• ≥ 5 % plasma cells in a bone marrow aspirate or on trephine bone biopsy.
  • Development of new lytic bone lesions or soft tissue plasmacytomas or definite increase in the size of residual bone lesions (development of a compression fracture does not exclude continued response and may not indicate progression).\
  • Development of hypercalcaemia (corrected serum calcium > 11.5 mg/dl or 2.8 mmol/l) not attributable to any other cause.
  • IWG Criteria (Durie et al):Relapse from CR requires at least one of the following:
  • • Reappearance of serum or urinary M-protein by immunofixation or electrophoresis
  • • ≥ 5 % plasma cells in a bone marrow.
  • • Appearance of any other sign of progression (i.e new lytic bone lesions or soft tissue plasmacytomas or hypercalcemia).
Sub-Committee on Disease-Specific Methods And Strategies For Monitoring Relapse Following Allogeneic Stem Cell Transplantation

Panel Discussion

relapse and response definitions after sct
Relapse and Response Definitions After SCT

Standard diagnostic criteria used to define response and relapse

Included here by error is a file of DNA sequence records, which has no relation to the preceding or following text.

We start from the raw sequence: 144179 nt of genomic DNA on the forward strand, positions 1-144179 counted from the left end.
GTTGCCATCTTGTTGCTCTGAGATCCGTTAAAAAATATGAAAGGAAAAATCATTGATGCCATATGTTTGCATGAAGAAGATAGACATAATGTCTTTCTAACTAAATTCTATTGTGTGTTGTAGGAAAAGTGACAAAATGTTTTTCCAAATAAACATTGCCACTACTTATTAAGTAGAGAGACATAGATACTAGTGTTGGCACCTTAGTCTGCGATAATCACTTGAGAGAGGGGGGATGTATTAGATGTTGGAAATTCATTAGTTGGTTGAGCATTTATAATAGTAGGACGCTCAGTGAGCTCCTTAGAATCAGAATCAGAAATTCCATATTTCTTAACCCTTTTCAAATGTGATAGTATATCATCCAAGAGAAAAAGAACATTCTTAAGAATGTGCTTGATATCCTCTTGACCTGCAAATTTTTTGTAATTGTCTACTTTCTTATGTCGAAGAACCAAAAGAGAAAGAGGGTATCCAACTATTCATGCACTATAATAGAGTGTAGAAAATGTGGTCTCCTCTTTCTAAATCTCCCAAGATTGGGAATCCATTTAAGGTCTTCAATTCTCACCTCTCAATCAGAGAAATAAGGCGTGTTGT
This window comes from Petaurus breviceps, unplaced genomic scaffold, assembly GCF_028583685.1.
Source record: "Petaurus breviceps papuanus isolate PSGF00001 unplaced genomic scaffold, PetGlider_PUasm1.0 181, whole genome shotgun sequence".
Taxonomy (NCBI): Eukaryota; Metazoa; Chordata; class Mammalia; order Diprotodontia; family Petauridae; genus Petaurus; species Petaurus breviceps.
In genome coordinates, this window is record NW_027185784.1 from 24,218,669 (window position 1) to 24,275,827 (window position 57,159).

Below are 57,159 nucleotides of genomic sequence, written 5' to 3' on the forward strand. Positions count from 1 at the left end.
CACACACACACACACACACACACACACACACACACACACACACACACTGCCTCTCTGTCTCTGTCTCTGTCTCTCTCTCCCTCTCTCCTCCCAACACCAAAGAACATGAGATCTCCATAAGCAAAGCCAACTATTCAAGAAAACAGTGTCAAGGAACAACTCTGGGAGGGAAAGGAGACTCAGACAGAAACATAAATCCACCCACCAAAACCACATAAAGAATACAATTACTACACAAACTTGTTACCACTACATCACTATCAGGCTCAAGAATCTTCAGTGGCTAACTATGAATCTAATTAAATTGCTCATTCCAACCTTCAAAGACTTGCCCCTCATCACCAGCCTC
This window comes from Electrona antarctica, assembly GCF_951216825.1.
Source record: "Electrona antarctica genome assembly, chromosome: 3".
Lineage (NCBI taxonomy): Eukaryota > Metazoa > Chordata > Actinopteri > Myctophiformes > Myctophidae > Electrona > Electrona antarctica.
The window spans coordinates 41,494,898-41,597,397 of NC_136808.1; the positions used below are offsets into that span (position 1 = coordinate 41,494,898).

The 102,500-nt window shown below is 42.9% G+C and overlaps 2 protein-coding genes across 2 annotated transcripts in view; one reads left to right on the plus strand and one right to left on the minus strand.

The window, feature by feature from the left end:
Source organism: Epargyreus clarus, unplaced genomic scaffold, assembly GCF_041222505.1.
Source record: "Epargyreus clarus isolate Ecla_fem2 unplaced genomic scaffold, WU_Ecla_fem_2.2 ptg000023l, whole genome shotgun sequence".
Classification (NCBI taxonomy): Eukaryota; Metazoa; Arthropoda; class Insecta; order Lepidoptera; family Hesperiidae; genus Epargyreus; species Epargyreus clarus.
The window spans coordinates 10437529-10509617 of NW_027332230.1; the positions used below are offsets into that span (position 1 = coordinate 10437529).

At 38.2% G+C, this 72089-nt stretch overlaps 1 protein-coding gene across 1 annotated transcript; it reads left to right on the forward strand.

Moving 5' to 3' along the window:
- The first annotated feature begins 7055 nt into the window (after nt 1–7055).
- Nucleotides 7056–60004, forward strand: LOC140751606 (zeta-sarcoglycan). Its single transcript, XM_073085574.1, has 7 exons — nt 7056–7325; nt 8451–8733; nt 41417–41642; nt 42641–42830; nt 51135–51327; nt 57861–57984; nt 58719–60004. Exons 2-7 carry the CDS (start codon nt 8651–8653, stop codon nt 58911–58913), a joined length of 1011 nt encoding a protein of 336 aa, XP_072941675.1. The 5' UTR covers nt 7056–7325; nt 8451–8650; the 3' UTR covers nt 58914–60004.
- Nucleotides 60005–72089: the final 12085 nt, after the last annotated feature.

Well validated in upfront clinical trials

Utility after allogeneic SCT is limited for most hematologic malignancies

Sensitive disease-specific detection methods

Methodologic standardization and validation

Highly sensitive monitoring possible

Prognostic value in predicting continuous remission vs. relapse

Facilitate early intervention

Utility “pre-emptive” initiation of therapy prior to overt relapse

Proposed incorporation of sensitive detection methods to augment standard response/relapse definitions for use in allogeneic SCT trials

Response endpoints

Relapse prediction

Relapse prevention

Relapse treatment

discussion points
Discussion Points

Are the standard diagnostic criteria for relapse and response adequate for use after allogeneic SCT?

Proposed incorporation of sensitive detection methods to augment disease-specific definitions after allogeneic SCT

Methods included for specific diseases

Value of chimerism

Discordant results

Frequency of monitoring

Should achievement of molecular remission be the goal of allogeneic SCT?

When does molecular relapse or residual disease justify therapeutic intervention?

research priorities
Research Priorities

Harmonization and standardization of molecular monitoring and flow cytometry

Define the kinetics of molecular remission and molecular relapse after allogeneic SCT

Determine the predictive value of MRD and chimerism (incl lineage-specific) for clinical relapse

Apply and assess proposed definitions in studies designed to change the natural history of relapse after SCT

Apply and assess proposed definitions in trials of new treatments for prevention and treatment of relapse after SCT